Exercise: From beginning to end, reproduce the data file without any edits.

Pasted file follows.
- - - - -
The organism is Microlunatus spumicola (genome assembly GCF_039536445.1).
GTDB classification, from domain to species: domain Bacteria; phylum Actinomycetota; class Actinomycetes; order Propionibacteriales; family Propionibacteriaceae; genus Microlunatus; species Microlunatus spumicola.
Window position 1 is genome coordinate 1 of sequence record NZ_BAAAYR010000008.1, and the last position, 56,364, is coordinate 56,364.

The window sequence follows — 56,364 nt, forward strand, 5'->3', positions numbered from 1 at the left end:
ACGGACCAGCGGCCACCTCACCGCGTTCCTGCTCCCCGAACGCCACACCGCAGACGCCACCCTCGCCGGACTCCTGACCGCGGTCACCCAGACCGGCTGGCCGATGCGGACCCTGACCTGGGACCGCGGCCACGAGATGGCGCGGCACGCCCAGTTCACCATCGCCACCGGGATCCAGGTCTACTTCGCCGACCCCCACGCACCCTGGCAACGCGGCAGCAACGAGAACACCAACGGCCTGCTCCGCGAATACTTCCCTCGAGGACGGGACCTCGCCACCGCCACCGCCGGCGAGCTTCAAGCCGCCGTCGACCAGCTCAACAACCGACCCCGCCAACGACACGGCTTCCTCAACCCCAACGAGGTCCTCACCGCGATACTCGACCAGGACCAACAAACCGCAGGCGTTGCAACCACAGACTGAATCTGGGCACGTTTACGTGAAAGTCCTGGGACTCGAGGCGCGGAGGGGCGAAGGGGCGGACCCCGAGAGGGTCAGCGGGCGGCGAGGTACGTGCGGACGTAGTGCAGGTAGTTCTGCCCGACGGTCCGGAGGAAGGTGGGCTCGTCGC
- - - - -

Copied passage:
The organism is Microlunatus spumicola (genome assembly GCF_039536445.1).
GTDB classification, from domain to species: domain Bacteria; phylum Actinomycetota; class Actinomycetes; order Propionibacteriales; family Propionibacteriaceae; genus Microlunatus; species Microlunatus spumicola.
Window position 1 is genome coordinate 1 of sequence record NZ_BAAAYR010000008.1, and the last position, 56,364, is coordinate 56,364.

The window sequence follows — 56,364 nt, forward strand, 5'->3', positions numbered from 1 at the left end:
ACGGACCAGCGGCCACCTCACCGCGTTCCTGCTCCCCGAACGCCACACCGCAGACGCCACCCTCGCCGGACTCCTGACCGCGGTCACCCAGACCGGCTGGCCGATGCGGACCCTGACCTGGGACCGCGGCCACGAGATGGCGCGGCACGCCCAGTTCACCATCGCCACCGGGATCCAGGTCTACTTCGCCGACCCCCACGCACCCTGGCAACGCGGCAGCAACGAGAACACCAACGGCCTGCTCCGCGAATACTTCCCTCGAGGACGGGACCTCGCCACCGCCACCGCCGGCGAGCTTCAAGCCGCCGTCGACCAGCTCAACAACCGACCCCGCCAACGACACGGCTTCCTCAACCCCAACGAGGTCCTCACCGCGATACTCGACCAGGACCAACAAACCGCAGGCGTTGCAACCACAGACTGAATCTGGGCACGTTTACGTGAAAGTCCTGGGACTCGAGGCGCGGAGGGGCGAAGGGGCGGACCCCGAGAGGGTCAGCGGGCGGCGAGGTACGTGCGGACGTAGTGCAGGTAGTTCTGCCCGACGGTCCGGAGGAAGGTGGGCTCGTCGC